I have been in the Southern African region almost three weeks now and just returned to Lusaka from a very interesting trip across Eastern Zambia, Malawi and the Tete province in Mozambique. I traveled with my local research partner from the University of Zambia, Mr. Edwin Luwaya. Edwin is currently pursuing a PhD in engineering on charcoal burning, but is also interested in the broader socio-political dynamics around charcoal and therefore joined me on the trip. The purpose, especially in Zambia and Malawi, was to follow several charcoal chains away from or into major cities and do interviews with local charcoal consumers, transporters and producers, as well as with policy and NGO officers dealing with these issues. Charcoal is a huge issue in this part of the world (like in many other parts), as the far majority of people depend on it for cooking and other energy needs. It also has strong social and environmental implications, particularly in relation to tree-cutting and burning for production, with associated effects on soil, water and thus agricultural dynamics. While many studies and interventions have tried to understand and mediate these impacts and dynamics, they seem to have had remarkably little effect, and the same debates continue as they have done for a long time (though the environmental aspects has definitely become more important over the last years). My purpose is not to do an exhaustive study of charcoal chains, but rather to understand how this mode of energy is connected to broader regional energy dynamics, or what I call the ‘political economy of energy’ in Southern Africa. This is what the interviews focused on, and I think I’ve been able to get some interesting data. One of the fascinating things is how charcoal is transported, particularly by biker guys who sometimes carry up to 7 or 8 heavy bags of charcoal for miles and miles across sometimes steep hills. But you also see trucks, like the one in the picture that had broken down four days earlier and so the driver was waiting for spare parts to arrive.
From Southern Malawi, we moved into Mozambique’s Tete province, in order to get to Tete-city. Here, completely different energy dynamics dominate the discussions, although charcoal is ever-present on the roadside and town markets. Tete is a booming frontier town in regional energy dynamics, as many investors have come in from all over the world to exploit the abundant coal supplies in the province. We were very fortunate to have some people helping us in getting interviews with some of the key players. Fortunate also was that our hotel hosted a meeting to discuss the Environmental Impact Assessment of a large new dam project called Mphanda Nkuwa. This dam is supposed to boost energy generation capacity in Mozambique and is quite controversial due to its environmental and social implications, so it was very interesting to sit in the meeting and talk to some of the key players. After the meeting, we met up with one of the participants who had planned to visit a (coal-induced) resettled community called Cateme, some 50 kms from Tete-city. We tagged along, and experienced a surreal place. Built approximately two years ago, Cateme was a strange mix of neat little houses in straight rows with electricity and street lights, and a strange ‘unsettled-ness’ and alien feel that you don’t normally experience in other rural villages. The inhabitants – some 500 families that first lived in Moatize, the centre of the mining boom – soon told us why this was so: most of them didn’t want to be here, and saw little future in the place. It was too far from the markets they used to depend on in Moatize, so they could only sell their ware locally, and many things weren’t what they seemed. While the houses looked solid, they were not built on any foundation, while many started showing cracks. Moreover, many people could not afford the expensive electricity, so were still stuck without (and hence cooking on wood – see picture). What topped it all was the sign at the entrance of the village that said ‘take care of the environment’. The irony is acute: an international mining company that displaces people in order to bring enormous quantities of CO2 producing coal to the international market telling those same displaced people to take care of the environment! That is a raw deal indeed, and ‘raw’ is how best Tete can be described in general. Edwin used to work in the mines in the Zambian Copperbelt, and several times mentioned that Tete reminded him strongly of the boom periods there.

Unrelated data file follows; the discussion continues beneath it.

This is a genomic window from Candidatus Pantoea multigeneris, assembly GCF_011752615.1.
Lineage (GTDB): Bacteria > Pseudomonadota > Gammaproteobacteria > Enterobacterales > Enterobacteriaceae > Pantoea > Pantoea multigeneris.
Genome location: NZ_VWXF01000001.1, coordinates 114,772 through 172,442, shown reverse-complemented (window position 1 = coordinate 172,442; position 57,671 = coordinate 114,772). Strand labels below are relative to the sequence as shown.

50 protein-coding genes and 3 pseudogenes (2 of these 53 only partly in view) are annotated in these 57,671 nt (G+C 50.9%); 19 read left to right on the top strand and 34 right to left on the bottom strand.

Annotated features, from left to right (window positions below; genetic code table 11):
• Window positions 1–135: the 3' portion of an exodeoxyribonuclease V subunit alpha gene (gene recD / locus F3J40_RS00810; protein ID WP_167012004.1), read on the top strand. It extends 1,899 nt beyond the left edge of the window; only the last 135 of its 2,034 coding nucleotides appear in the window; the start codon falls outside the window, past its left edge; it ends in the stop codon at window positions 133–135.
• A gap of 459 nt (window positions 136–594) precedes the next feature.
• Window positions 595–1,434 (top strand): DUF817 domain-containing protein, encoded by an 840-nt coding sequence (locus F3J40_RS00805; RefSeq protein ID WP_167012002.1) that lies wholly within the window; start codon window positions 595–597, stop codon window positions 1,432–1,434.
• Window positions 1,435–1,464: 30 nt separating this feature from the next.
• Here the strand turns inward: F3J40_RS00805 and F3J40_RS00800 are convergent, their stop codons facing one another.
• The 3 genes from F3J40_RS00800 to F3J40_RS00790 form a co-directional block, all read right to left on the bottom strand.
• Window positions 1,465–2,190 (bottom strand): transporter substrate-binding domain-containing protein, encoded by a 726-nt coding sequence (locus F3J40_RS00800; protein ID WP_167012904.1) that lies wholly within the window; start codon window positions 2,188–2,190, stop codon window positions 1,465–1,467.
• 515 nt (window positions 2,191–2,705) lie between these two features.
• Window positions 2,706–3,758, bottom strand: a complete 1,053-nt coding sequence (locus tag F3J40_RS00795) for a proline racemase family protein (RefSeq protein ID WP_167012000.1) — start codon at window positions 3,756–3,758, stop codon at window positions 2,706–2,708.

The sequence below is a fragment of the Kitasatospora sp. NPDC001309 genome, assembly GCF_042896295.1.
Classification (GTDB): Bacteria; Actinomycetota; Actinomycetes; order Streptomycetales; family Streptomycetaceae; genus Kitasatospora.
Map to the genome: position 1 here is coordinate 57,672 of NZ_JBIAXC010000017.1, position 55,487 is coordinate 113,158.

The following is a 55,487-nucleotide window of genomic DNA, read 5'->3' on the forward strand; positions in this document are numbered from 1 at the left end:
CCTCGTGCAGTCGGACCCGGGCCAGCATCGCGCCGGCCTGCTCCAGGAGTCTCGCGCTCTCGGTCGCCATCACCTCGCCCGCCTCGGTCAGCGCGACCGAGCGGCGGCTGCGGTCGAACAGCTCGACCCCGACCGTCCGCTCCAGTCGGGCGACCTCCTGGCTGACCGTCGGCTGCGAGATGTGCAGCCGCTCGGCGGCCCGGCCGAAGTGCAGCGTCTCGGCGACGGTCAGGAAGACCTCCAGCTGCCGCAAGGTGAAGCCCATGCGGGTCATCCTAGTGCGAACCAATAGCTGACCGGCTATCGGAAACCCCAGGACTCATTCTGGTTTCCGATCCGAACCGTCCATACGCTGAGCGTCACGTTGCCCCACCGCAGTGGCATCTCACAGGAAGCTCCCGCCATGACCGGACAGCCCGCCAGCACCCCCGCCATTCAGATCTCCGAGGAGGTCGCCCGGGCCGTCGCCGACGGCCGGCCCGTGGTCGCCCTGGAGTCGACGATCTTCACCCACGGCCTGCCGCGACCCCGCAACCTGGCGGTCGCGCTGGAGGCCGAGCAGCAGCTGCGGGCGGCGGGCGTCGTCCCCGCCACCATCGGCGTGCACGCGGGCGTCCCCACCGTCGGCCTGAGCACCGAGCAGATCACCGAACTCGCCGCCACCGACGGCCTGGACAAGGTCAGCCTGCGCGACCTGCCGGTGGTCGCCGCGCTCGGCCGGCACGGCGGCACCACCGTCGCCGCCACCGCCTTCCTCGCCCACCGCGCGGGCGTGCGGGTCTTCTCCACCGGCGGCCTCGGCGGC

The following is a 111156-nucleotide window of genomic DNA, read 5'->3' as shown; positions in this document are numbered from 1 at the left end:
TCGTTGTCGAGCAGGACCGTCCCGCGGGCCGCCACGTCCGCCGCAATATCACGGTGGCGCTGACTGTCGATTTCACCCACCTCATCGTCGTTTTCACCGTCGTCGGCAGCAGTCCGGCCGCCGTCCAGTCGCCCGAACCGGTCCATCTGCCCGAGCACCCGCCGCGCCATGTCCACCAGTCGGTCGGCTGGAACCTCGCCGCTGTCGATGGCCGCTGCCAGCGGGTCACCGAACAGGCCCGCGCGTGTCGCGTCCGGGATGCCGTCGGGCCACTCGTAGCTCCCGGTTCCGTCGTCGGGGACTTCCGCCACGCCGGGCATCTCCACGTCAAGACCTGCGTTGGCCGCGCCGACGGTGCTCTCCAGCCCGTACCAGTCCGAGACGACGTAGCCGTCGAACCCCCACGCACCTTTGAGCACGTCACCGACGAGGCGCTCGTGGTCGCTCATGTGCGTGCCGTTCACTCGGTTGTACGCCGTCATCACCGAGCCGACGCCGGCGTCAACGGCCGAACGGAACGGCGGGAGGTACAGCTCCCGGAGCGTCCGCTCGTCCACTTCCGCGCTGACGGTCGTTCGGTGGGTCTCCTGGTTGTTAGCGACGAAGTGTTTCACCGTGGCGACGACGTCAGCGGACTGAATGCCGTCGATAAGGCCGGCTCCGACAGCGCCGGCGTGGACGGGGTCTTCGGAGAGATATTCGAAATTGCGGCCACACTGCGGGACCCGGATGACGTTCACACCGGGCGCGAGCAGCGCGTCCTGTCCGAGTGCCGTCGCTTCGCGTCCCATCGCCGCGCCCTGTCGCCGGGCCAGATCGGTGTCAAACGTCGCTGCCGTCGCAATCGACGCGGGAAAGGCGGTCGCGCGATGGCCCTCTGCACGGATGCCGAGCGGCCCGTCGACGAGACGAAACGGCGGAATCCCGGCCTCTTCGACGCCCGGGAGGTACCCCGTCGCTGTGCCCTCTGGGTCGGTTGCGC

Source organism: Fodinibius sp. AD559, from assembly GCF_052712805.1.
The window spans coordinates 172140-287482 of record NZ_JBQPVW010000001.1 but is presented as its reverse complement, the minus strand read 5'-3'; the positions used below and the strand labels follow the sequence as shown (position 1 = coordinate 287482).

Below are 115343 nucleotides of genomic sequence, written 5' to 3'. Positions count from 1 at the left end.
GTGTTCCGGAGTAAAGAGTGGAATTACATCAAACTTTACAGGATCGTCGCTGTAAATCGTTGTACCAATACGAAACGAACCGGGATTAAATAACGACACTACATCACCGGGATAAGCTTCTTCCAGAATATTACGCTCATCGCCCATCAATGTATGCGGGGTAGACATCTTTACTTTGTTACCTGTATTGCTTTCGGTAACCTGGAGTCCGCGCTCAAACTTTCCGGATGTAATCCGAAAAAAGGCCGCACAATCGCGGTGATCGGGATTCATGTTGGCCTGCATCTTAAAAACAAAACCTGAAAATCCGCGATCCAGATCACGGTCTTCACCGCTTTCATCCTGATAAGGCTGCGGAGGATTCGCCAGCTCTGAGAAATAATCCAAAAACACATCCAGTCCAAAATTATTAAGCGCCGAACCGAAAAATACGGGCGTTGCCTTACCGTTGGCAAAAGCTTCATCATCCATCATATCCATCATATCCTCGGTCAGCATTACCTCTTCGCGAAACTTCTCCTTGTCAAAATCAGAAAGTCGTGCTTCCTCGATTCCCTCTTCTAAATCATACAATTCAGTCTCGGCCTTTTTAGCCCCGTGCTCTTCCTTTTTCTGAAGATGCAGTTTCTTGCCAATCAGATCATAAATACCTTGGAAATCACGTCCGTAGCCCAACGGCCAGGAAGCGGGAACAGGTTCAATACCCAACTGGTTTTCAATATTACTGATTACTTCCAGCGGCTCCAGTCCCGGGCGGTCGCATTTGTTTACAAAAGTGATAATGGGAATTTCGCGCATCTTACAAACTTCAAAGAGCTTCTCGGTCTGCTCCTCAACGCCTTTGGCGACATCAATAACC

The trip made a big impression on both of us, and I don’t know yet what to make of it all. One thing is clear: if you are on the ‘wrong’ side of the socio-economic spectrum, then energy dynamics in the region present you with a raw deal indeed.
Wednesday 9 February I gave a speech at a briefing session for EU parliamentarians, policy makers and civil society representatives about the link between the EUs energy security and its development policy. It was an interesting meeting, with a keynote from the Commissioner for Development Pierbalgs, and interesting speeches by Jacqueline Hale, Senior Policy Analyst, EU External Relations at Open Society Foundation and Ruchita Beri, Senior Research Associate, Institute for Defence Studies and Analyses in India. The meeting was organised in the context of the EDC2020 project, which sought to inform EU policies and vision on development untill 2020.
My central argument was that there are several major contradictions in the EU policies on energy and development and their joint nexus and that the vital question for the future of this nexus should be whether the EU will start to openly accept and deal with these contradictions – and the capitalist political economy from which they emanate – or neglect these with the real possibility that they will become more intense and lead to increasingly negative outcomes for people and environments in Europe, developing countries and beyond.